The list of "classic" analog polysynths that does actually kick the shit out of the Ion sonically is quite small. I've played a bunch of them in the past, and owned a few as well. Most of them I have no desire to own anymore. My "if money/space were no object" polysynth list is basically 3 items:
Oberheim 4-voice
Korg Trident 2
Yamaha CS80.

In harmony-central parlance, if my Ion were lost or stolen, I'd buy another. Like a shot.

Pashmina (Pashmina), Thursday, 30 March 2006 10:54 (eighteen years ago) link

Well, obviously I live on planet MeNTaLiST then!

I've had the Ion in my studio next to a several DCO Rolands (Juno 60, JX3P, MKS50) and in basic sound character it struggled to keep up with all of them. I can program a simple sync sweep with the filter fully open on a JX3P, and it immediately sounds great. If I program the same sound on an Ion, it sounds dull and weak unless I spend an hour tweaking it. It's simply easier to make real analogs sound good.

The Ion clearly wins out in terms of features and the range of sounds possible, but that isn't what I was talking about (as I stated in the original post!).

jng (jng), Thursday, 30 March 2006 11:40 (eighteen years ago) link

(apologies for rattiness, jng, I just read the "discussion" on the new moog on AH, (FFS/WTF) & was projecting somewhat)

Pashmina (Pashmina), Thursday, 30 March 2006 11:52 (eighteen years ago) link

But, nb that I wasn't propping the Ion based on its features, it's the sound that sold me on the thing, and it's the sound that keeps me playing it.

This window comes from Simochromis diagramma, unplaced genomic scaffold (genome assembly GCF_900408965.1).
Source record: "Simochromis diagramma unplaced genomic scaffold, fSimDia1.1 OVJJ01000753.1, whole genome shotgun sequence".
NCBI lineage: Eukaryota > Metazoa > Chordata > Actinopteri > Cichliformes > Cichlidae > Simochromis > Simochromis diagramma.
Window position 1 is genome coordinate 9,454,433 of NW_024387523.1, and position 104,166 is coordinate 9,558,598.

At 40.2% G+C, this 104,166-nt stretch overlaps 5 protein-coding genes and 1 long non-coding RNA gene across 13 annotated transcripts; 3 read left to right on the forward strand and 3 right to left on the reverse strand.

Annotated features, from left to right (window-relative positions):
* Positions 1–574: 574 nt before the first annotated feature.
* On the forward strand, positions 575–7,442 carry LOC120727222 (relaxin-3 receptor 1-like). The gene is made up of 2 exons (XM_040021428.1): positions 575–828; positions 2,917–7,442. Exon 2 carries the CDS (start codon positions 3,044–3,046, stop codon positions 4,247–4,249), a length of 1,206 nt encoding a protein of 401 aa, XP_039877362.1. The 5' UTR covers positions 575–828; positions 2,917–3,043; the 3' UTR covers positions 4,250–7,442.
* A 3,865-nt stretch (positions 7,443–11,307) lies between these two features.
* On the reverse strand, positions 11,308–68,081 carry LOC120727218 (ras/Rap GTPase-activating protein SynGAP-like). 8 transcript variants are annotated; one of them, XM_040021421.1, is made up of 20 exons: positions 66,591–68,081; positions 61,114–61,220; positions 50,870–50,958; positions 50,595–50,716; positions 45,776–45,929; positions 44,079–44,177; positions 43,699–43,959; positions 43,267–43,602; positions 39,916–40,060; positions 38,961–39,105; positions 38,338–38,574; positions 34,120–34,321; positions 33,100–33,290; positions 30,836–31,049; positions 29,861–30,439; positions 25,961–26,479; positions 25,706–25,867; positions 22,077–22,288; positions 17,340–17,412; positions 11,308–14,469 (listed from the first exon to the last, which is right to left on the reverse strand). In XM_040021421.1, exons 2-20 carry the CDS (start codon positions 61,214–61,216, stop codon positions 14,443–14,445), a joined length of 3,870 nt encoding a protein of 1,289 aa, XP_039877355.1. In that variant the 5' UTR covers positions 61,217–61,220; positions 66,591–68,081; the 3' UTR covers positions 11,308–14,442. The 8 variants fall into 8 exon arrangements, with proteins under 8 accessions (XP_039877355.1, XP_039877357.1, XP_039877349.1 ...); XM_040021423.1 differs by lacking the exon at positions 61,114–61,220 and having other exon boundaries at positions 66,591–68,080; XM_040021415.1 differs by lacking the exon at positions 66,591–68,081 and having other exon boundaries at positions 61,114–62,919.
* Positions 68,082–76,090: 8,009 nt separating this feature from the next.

Pashmina (Pashmina), Thursday, 30 March 2006 11:53 (eighteen years ago) link

Don't worry about it Pash, the discussion on AH irritated me too!

I guess maybe we're judging the Ion's sound in different ways. I'm a total oscillator snob. The filters in the Ion sound good, but the oscillators sound lacking to me. There is a kind of dullness to them which I don't like. I reckon Alesis overdid the anti-aliasing. I'd post some sounds to illustrate what I mean, but I don't have an Ion anymore.

jng (jng), Thursday, 30 March 2006 12:18 (eighteen years ago) link

One thing I never use, as it happens, is sync sweep sounds, so I'd never tried that in the Ion. What I like to do with sync is disable keyboard tracking on the synced oscillator, and use it as a formant. The Ion's sync works fine for that, at least. The 2 criticisms of the Ion's oscillators I have are that the pitch wraps at the highest freq on the top octave (which is pretty minor) and, more annoyingly, the pulse width doesn't go narrow enough. The only other critiques I have of the instrument in general are that it doesn't have aftertouch, b/c I've developed a good technique for using that to control vibrato depth & I use the mod wheel to introduce timbral changes, and it would be much, much better if it had an echo/delay built into it. I'd give up the 2nd set of outs (which I never use anyway) for a built-in echo. Oh yeah, the LCD angle thing that everybody complains about, that's annoying too.

the king of all analog oscillators

Pashmina (Pashmina), Thursday, 30 March 2006 12:34 (eighteen years ago) link

Yeah, Wiard stuff looks awesome. I wish I could afford a modular!